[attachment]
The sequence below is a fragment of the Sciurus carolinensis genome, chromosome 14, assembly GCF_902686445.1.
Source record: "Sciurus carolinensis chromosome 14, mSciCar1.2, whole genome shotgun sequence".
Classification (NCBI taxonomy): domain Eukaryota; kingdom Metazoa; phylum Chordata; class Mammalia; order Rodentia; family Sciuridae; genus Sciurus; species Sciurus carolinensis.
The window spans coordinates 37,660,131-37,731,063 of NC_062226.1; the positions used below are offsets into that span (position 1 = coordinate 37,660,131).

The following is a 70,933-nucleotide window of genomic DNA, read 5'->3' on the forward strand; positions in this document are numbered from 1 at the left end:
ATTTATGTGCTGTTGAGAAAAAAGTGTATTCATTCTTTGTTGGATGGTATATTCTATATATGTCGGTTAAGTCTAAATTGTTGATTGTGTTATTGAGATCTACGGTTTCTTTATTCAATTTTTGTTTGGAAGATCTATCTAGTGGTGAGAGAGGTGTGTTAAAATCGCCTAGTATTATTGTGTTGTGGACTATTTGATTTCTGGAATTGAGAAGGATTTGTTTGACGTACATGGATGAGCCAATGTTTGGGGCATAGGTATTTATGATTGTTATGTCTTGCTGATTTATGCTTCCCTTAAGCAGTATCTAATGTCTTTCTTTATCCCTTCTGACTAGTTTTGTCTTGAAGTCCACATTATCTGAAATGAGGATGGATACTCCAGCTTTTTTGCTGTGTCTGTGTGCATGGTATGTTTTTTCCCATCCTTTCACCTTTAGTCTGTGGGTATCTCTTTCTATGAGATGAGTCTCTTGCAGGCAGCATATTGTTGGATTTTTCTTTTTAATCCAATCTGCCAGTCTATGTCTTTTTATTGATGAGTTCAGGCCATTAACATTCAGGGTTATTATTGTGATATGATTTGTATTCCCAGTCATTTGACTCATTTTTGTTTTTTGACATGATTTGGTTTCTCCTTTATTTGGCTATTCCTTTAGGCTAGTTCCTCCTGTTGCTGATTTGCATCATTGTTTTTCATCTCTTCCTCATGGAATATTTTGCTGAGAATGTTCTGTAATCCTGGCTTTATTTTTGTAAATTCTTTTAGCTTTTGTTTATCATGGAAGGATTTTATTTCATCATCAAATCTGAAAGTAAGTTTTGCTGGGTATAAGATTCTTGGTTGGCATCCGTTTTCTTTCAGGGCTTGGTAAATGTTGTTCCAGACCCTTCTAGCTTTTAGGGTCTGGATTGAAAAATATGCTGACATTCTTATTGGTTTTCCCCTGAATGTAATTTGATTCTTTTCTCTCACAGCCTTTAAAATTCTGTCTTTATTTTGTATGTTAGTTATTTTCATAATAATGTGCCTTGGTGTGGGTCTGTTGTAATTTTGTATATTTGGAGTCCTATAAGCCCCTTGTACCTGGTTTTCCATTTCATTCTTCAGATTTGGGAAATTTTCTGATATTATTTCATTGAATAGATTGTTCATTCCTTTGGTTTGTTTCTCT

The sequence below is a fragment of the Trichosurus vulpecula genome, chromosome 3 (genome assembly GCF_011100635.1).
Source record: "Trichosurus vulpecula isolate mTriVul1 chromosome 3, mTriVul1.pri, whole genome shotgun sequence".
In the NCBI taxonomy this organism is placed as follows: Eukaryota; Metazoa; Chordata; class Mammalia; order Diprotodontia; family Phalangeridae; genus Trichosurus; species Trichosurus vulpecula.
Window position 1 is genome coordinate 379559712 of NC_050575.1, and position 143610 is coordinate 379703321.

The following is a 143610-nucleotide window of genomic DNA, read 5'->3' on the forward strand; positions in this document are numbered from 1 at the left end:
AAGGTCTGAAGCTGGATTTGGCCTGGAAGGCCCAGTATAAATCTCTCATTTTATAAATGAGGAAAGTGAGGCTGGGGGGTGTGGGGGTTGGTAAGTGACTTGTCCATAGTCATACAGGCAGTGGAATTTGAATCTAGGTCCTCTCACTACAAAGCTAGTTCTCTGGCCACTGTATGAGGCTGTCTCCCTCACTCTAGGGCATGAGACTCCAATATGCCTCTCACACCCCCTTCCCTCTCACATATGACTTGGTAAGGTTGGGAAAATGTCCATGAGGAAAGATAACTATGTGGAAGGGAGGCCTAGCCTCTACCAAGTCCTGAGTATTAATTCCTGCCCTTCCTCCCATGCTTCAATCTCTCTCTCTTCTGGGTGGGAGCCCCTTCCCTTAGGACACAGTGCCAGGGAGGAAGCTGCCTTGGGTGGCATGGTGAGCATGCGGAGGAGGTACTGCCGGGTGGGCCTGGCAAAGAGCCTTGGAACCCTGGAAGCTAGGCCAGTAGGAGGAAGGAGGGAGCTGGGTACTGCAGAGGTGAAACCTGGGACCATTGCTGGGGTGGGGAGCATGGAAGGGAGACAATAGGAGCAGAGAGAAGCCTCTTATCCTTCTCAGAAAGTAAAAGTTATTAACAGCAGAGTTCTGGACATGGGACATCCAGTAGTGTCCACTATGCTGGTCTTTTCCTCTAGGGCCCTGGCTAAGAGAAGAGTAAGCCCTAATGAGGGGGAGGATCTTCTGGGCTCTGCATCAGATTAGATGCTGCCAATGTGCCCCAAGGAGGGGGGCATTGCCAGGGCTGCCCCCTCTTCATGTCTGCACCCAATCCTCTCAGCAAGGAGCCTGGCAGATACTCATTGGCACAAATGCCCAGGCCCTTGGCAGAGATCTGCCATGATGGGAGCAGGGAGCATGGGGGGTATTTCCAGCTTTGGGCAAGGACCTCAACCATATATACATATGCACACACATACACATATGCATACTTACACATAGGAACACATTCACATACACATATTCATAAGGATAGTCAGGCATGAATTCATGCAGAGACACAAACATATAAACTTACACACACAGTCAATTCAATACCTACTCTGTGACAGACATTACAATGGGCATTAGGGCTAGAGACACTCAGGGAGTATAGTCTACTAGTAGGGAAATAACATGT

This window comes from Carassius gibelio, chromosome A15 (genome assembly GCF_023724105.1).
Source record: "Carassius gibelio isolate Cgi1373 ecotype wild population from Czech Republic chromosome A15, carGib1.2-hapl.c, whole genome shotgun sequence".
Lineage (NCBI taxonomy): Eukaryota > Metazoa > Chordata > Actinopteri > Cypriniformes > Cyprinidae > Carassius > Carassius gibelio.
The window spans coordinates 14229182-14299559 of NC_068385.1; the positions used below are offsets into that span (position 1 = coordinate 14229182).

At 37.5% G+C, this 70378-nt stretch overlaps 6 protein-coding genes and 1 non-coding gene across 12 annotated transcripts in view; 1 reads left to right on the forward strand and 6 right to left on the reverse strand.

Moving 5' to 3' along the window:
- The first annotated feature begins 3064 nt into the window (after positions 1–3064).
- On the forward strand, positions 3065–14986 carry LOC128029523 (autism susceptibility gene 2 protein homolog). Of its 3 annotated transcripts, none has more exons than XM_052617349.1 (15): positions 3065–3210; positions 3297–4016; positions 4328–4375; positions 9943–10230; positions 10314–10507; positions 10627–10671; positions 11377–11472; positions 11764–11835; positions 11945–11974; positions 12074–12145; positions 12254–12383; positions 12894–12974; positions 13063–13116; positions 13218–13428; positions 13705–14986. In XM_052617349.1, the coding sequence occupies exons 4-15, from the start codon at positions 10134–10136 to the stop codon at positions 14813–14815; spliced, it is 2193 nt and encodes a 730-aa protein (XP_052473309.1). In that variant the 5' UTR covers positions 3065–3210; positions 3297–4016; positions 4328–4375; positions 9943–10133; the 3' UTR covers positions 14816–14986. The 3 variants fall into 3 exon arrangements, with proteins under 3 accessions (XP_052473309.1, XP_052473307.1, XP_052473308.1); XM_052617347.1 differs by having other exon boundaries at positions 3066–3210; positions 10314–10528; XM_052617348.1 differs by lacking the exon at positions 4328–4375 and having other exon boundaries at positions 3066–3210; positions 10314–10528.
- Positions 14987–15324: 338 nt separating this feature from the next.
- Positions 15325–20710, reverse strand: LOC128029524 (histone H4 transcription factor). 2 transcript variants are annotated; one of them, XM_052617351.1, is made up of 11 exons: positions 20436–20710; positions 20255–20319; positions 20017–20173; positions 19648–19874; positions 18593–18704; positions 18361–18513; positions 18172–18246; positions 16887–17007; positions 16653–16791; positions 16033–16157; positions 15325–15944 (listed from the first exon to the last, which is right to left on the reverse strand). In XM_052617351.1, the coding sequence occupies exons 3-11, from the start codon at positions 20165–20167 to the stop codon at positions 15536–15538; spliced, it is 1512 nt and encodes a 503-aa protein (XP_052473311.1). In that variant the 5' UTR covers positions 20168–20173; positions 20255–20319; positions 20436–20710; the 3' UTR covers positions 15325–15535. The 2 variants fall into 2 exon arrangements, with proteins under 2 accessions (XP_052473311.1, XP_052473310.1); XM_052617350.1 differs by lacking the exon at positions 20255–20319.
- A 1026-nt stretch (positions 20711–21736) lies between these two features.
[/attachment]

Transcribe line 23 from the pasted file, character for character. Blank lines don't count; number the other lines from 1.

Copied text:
- A 1026-nt stretch (positions 20711–21736) lies between these two features.